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Biostatistics Case Study #01: Interim Analysis using Adaptive Randomization

 

Adaptive randomization refers to any scheme in which the probability of treatment assignment changes according to assigned treatments of patients already in the trial. The covariate adaptive randomization (CAR) is usually used instead of pure randomization to reduce the covariate imbalance between treatment groups in clinical trials. Allocation probability for the covariate adaptive randomization is adapted overtime during the trial based on the cumulative information about baseline covariates and treatment assignments

SCENARIO :
Covariate Adaptive Randomization

A phase II, prospective, multi-center, randomized, 4-week, double-blind, placebo-controlled, designed to determine the safety, tolerability of fixed oral dose of Study treatment in patients with chronic schizophrenia. To implement Covariate Adaptive Randomization based on the interim analysis to increase the probability of success.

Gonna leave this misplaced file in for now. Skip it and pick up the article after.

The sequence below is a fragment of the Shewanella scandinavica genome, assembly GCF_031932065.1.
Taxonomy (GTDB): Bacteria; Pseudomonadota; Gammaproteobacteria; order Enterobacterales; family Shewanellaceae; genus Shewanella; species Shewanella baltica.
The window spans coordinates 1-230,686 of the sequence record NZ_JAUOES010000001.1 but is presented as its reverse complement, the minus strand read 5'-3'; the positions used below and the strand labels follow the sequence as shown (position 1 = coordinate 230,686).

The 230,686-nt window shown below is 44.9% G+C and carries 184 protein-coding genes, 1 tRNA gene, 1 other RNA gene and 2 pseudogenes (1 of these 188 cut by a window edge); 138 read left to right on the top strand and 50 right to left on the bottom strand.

ACTION :
Methods addressed by biostatisticians to reduce the covariate imbalance in experiments is Frane Method

The data available is the covariate information of 60 subject. Considering the covariate to be Gender and Country, data will be summarized as below for two treatment Groups. Temporarily assign the new patient to treatment group A first. Calculate the Pearson’s χ2 Goodness-of-Fit test statistic for the covariate groups to which the new patient would belong. Identify the maximum χ2 test statistic among all the covariate groups. Now temporarily assign the new patient to Placebo group and repeat above steps. Identify the minimum X2 test statistic over all the identified test statistics and assign the new subject to that corresponding.

OUTCOME:
New patient allocated

Using SAS code and the prior information available on covariates of the trial, we assigned the patient to ‘Treatment A’ or ‘Placebo’ based on the nature of covariate of the new patient.

 

To know more, write to info@genproresearch.com. Click here to download this case study.

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